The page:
CHARLESTON, SC – The record-breaking storm that pummeled South Carolina has been extremely dangerous to residents of the Lowcountry. While some areas were hit much harder than others, the floods have left unexpected devastation in their wake.
One Charleston family found this out the hard way when their beloved, one-year-old black Labrador Retriever had an almost impossible-to-believe, near-death experience, right outside their home. Treated immediately by Charleston Veterinary Referral Center, Brees is now on the road to recovery.
Fourteen-year-old Tyler Morgan and Brees were outside playing in what remained of the storm on Saturday, October 3. “It was almost like a snowstorm to the kids,” said DeLynn Morgan, Tyler’s mom. “Our home is well-elevated, so we weren’t overly concerned about the flooding. We had about a foot of water and our boys were kayaking in it. Brees is an excellent swimmer and loves the water too, so they wanted her to have some fun as well.”
But what started out as fun, soon turned terrifying when Brees unexpectedly got caught in a whirlpool that had formed by a drainage ditch – unbeknownst to the Morgans – at the base of their driveway. In a split second, Brees was sucked into the drainage ditch by the fast-moving water. A horrified Tyler tried to catch her, but couldn’t reach her in time. Instead, he ran inside to alert his parents. Thinking her collar could’ve gotten caught on something, Tyler’s father Steve tried to reach into the drainage ditch to see if he could feel her. DeLynn ran to the nearby creek that the ditch deposits into. Neighbors of the family also got involved in the frantic search efforts. While the creek deposits into a river, it luckily passes a field that is shallower. A neighbor drove over to the field and that’s where he spotted Brees, about 15-20 minutes after the strong currents carried her away.
Brees had been sucked in at the street, entered the drainage ditch, made a 90-degree turn to the main drain, and traveled 200-250 feet in an engorged pipe. Once deposited in the field, she likely traveled another 300 feet. Unbelievably, Brees was alive, but was experiencing labored breathing and suffered abrasions to her face, head, and hind limb.
Since the Morgans own several pets, they are familiar with the emergency and specialty veterinary services of Charleston Veterinary Referral Center (CVRC). DeLynn rushed Brees to their emergency room where Dr. Caroline Conrad treated her. “My main concerns with Brees were aspiration pneumonia, lung bruising, near drowning, electrolyte changes, cracked ribs, wound infections from sewage, and possible head trauma,” said Dr. Conrad.
Amazingly, her vital signs were normal, her physical exam showed normal neurological responses, her x-rays were clear, and none of her abrasions needed staples or sutures. “Brees was very lucky she didn’t have any major injuries or even signs of pneumonia,” continued Dr. Conrad. “She is a young, healthy Labrador at a good weight, which probably helped her keep her head above water and swim strongly through the event. A smaller dog, or an older or sick dog may not have survived.”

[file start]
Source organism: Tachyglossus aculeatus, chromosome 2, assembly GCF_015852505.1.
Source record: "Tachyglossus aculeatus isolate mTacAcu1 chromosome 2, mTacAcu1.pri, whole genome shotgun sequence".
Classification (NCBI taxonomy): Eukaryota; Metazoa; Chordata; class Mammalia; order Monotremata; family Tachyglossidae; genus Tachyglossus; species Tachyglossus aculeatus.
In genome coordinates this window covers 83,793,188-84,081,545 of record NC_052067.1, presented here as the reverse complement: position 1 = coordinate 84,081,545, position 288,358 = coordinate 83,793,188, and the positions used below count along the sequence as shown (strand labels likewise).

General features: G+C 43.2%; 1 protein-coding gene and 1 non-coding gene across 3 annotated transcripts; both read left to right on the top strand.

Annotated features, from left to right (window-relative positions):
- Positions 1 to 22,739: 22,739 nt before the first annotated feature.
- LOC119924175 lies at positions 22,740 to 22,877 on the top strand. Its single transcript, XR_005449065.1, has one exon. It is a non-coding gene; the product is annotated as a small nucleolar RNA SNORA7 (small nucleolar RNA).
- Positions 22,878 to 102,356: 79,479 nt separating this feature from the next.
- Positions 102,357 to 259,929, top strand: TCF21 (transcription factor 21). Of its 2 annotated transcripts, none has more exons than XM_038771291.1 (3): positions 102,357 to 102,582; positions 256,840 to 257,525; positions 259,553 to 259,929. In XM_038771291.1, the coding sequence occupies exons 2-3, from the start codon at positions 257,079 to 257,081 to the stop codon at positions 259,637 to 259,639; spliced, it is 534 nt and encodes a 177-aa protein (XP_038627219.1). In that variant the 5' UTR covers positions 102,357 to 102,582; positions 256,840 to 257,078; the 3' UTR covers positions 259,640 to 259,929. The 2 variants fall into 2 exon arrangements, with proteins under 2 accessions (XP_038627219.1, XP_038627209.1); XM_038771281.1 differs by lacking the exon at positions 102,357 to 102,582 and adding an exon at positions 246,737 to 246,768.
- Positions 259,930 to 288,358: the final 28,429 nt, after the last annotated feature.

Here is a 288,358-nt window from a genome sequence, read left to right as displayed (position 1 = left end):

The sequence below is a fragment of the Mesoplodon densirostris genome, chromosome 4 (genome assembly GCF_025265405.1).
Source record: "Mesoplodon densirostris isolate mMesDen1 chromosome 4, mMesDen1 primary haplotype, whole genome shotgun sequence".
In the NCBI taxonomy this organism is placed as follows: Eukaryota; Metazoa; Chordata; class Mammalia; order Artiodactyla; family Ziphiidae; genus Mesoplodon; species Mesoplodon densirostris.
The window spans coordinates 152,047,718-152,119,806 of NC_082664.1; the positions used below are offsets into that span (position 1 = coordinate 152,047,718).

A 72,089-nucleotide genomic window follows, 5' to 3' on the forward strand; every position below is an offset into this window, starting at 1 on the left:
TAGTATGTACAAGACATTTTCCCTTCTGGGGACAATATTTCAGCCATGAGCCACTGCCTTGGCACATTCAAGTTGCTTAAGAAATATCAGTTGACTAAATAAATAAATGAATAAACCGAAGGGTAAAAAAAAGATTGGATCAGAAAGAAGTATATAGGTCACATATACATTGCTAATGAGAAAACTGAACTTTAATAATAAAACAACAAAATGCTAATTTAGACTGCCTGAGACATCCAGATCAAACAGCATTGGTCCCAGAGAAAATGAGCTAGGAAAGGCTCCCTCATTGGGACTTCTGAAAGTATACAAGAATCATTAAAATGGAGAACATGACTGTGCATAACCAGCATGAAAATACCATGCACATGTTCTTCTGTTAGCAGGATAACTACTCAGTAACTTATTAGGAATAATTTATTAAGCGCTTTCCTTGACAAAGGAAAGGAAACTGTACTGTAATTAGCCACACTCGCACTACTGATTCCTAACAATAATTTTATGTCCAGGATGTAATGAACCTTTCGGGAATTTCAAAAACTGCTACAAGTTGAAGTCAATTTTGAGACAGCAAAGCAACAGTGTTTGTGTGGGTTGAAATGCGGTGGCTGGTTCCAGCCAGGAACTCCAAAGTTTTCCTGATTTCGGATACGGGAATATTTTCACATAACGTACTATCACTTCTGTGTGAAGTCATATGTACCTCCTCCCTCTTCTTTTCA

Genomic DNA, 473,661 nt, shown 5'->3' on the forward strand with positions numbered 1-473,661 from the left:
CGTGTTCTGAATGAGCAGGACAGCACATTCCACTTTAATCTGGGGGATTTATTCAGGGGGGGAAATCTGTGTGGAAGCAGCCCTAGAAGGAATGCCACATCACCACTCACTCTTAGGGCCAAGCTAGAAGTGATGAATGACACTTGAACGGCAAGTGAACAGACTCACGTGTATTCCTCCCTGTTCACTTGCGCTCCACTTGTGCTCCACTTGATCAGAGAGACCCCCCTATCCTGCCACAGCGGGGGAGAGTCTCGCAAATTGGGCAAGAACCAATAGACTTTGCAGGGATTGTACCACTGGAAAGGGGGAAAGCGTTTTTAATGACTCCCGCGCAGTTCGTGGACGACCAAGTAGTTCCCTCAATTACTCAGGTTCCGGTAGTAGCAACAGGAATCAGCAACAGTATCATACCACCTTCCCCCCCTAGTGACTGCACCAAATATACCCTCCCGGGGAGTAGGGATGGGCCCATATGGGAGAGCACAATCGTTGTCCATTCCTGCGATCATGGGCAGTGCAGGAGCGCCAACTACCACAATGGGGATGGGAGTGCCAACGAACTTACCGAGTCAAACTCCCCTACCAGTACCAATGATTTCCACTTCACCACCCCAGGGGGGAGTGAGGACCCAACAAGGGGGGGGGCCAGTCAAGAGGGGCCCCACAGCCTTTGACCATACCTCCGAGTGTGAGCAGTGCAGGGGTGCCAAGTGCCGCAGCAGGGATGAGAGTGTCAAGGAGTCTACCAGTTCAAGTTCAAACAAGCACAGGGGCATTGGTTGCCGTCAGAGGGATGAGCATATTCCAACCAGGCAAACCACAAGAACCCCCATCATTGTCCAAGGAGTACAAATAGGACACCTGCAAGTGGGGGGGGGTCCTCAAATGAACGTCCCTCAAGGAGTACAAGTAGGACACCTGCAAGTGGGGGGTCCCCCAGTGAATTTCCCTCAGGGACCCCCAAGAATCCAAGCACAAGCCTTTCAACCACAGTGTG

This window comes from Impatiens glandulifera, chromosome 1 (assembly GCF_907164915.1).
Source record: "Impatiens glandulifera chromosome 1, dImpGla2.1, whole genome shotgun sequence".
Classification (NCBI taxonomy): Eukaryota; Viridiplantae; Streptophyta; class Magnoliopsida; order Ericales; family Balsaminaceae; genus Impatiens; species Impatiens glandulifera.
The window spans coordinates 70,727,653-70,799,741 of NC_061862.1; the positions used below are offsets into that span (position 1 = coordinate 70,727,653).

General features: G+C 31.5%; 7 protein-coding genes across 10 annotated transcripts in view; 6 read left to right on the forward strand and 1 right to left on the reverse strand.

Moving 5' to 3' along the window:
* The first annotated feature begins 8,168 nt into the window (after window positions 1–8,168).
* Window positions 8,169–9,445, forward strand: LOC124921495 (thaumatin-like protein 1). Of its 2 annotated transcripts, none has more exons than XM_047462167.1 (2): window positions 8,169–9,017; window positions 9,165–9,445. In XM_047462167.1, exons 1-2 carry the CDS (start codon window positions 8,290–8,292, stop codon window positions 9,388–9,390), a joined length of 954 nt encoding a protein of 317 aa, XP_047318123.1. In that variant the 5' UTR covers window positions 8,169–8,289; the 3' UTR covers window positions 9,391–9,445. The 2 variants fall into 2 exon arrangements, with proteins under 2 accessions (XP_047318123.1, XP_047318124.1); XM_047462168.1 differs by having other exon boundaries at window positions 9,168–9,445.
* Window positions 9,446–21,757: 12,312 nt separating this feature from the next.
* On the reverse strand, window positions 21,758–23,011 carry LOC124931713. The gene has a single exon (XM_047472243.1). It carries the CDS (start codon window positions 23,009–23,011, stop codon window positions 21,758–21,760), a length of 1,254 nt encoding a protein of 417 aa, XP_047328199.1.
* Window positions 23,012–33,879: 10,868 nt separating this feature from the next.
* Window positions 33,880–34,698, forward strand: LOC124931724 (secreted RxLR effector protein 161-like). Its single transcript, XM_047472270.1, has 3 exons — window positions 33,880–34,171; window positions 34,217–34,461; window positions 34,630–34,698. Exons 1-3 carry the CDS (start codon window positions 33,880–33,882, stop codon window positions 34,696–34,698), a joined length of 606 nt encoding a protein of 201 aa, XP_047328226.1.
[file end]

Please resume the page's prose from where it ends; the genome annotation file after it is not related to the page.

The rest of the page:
After evaluation at CVRC, Brees was taken home and monitored by the Morgans, who were given guidance and instructions on what to be aware of and what to look out for. While she still needs to finish her antibiotics to ward off any infection, aside from her trauma and abrasions, she is in the clear.
“We certainly learned a hard lesson,” says DeLynn. “As good of a swimmer as she is, and as little flooding as we got, it just happened so quickly. We are all very lucky.”
The flooding leaves South Carolina in a vulnerable state. What should you do to ensure your pet’s safety? Dr. Conrad recommends the following advice:
During flooding, keep a harness and leash on your dog while outside. This can be used as an anchor if they get swept into running water. A harness will also be less likely to cause damage to your dog’s throat and bear more weight than a collar.
Keep pets inside as much as possible during severe weather. Try to only let them outside into fenced areas for brief periods of time to use the restroom. Continue this until any standing water has started to drop to safe levels.
Do not jump in after your dog if they are sucked down into rapid moving water or a whirlpool. This can endanger you and cause more injuries. Try to follow them as closely as possible and get them out when the current is weaker or where the water is shallower. Take them immediately to a veterinarian for evaluation, as injuries to the chest and lungs can be life threatening.
For more information about keeping your pets safe during floods and their aftermath, or to schedule an interview with Dr. Conrad of CVRC, please contact Shannon Stevens at 917.886.5757 or Shannon.firstname.lastname@example.org.